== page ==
claim for property damage to plaintiff's van in the amount of $1,679 which was paid by State Farm on February 5, 1979.
At the outset two issues are raised by the facts: (1) what are Nationwide's subrogation rights in New Jersey with respect to PIP benefits paid to its Delaware insured under a policy of no-fault insurance issued in Delaware, and (2) what effect does the release executed by plaintiff in the prior federal suit have on Nationwide's subrogation interests?
This is a suit filed in the name of a Delaware insured based upon subrogation rights arising from a policy of insurance issued in Delaware in accordance with that state's no-fault statute. In such a case our law provides that the rights and liabilities of the insurer under the policy and the statutory impact thereon must be determined by the law of the state where the contract of insurance was made, in this case Delaware. State Farm Mut. Auto. Ins. v. Simmons Estate , 169 N.J. Super. 133 (App.Div.1979). This is in accord with the settled principles of conflicts discussed in Buzzone v. Hartford Acc. and Indem. Co. , 23 N.J. 447, 457 (1957). Delaware's no-fault statute mandates insurance coverage for lost earnings and all reasonable and necessary medical and hospital expenses incurred by a covered party who has been struck by a motor vehicle. 21 Del.C. § 2118(a)(2). This includes coverage for expenses incurred as a result of accidents involving non-Delaware insureds in any state of the United States. 21 Del.C. § 2118(a)(2)d. By statute, insurers providing these benefits are subrogated to the rights and claims of the person to whom benefits are provided to the extent of the benefits paid. 21 Del.C. § 2118(f). Such subrogated rights are limited to the maximum amounts of the tortfeasor's liability insurance coverage available for the injured party, after the injured party's claim has been settled or otherwise resolved. 21 Del.C. § 2118(f)(1).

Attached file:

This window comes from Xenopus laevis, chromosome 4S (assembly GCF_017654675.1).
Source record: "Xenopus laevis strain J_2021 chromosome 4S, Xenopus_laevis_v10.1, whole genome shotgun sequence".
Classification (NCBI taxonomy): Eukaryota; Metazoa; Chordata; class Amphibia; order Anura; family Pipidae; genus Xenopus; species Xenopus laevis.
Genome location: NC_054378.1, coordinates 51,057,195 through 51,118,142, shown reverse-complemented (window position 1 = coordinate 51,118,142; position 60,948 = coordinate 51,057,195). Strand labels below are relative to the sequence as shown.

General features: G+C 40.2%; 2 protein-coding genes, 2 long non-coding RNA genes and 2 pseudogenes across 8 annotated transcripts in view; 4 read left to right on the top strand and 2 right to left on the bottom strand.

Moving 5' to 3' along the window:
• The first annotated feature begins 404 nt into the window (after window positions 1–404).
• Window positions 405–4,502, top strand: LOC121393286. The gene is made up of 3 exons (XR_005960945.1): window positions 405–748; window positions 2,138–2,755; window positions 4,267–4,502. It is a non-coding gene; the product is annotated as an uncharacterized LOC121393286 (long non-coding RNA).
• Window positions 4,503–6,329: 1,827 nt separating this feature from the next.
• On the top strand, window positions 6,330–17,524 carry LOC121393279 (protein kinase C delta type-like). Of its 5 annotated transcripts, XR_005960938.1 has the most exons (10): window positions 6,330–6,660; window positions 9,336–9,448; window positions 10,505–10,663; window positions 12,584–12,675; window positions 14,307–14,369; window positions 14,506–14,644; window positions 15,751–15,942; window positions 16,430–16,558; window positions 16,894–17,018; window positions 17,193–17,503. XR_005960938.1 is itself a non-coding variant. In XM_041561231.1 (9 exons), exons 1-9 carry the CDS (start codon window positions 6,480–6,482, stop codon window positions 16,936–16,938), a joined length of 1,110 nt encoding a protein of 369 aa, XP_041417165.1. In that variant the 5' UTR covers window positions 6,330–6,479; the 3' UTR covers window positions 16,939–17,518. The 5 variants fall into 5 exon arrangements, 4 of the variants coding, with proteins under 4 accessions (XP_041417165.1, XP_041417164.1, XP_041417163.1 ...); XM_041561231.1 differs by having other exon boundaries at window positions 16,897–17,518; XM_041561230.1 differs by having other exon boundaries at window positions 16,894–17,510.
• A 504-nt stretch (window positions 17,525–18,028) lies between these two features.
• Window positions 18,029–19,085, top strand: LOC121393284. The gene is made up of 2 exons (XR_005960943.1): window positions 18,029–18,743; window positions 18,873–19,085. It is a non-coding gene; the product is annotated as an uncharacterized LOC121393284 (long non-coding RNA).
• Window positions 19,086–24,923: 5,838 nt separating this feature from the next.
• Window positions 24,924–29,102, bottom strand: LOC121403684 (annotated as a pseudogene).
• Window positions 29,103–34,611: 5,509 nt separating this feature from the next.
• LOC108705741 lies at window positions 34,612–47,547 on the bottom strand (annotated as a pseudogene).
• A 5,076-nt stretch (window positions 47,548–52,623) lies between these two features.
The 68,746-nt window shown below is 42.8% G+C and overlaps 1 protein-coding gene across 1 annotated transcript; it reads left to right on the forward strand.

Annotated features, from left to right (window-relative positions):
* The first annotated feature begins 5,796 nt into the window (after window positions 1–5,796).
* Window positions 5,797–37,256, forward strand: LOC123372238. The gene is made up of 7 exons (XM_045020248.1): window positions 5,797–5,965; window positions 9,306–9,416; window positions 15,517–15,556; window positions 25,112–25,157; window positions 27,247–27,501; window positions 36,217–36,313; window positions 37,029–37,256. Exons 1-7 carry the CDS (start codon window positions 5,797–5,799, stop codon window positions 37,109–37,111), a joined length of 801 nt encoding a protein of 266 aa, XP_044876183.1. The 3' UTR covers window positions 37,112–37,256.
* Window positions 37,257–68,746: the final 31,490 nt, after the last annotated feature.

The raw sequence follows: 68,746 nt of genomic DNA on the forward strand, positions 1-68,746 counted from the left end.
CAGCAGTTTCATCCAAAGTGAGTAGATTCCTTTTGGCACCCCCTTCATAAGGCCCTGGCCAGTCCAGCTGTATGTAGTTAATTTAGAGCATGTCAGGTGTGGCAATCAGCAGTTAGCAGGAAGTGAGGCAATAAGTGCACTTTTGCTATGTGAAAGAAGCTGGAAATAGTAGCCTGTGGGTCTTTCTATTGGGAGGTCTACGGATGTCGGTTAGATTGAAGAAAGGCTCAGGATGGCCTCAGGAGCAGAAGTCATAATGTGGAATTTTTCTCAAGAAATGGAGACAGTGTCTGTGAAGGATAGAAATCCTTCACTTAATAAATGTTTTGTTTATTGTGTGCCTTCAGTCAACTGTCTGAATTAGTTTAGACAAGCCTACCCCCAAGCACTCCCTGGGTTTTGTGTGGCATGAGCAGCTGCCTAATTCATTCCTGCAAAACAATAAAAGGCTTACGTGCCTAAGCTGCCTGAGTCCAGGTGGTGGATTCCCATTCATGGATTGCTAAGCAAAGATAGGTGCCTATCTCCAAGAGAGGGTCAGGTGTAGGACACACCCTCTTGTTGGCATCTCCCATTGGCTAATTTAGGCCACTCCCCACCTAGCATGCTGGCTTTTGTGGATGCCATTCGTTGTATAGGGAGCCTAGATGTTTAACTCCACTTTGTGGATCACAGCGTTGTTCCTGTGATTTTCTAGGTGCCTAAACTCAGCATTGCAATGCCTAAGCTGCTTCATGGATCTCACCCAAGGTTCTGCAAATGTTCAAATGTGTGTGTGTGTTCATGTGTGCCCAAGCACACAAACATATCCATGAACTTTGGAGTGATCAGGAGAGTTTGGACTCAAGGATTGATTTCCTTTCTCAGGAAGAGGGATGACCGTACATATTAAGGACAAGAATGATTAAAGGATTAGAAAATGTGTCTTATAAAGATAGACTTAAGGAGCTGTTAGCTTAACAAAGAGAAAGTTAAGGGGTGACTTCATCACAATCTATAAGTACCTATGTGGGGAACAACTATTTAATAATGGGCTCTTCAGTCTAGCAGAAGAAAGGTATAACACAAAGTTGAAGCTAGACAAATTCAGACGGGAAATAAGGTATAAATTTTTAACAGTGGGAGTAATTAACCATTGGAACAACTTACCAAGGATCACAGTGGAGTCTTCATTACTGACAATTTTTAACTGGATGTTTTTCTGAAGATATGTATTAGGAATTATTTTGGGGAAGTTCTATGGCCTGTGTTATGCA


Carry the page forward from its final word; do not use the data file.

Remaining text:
In addition, the statute precludes any person eligible for no-fault benefits, other than an insurer in a subrogation action, from pleading or introducing into evidence in an action for damages against a tortfeasor, those damages for which compensation
is available from the covered party's insurer. 21 Del.C. § 2118(g). Furthermore, effective June 2, 1977, the Delaware statute was amended to prohibit an insurer from joining in an action by an injured party against a tortfeasor for recovery of any benefits paid by the insurer. 21 Del.C. § 2118(f)(4); amended by 61 Del.Laws C. 66. The practical effect of these provisions is to prohibit injured plaintiffs from attempting to recover compensation for medical expenses from alleged tortfeasors in automobile negligence actions. Garr v. Clayville , 71 F.R.D. 553, 555 (D.Del.1976). Instead the statute mandates that the proper plaintiffs for such damages are insurers who are subrogated to the rights of the person for whom benefits are provided under 21 Del.C. § 2118(f). Id. at 555.
Accordingly, applying New Jersey conflicts of law principles, the Delaware subrogation statute must be given effect in the instant suit. It should be noted, however, that even if the conflict of law principles provided otherwise so that New Jersey law controlled ...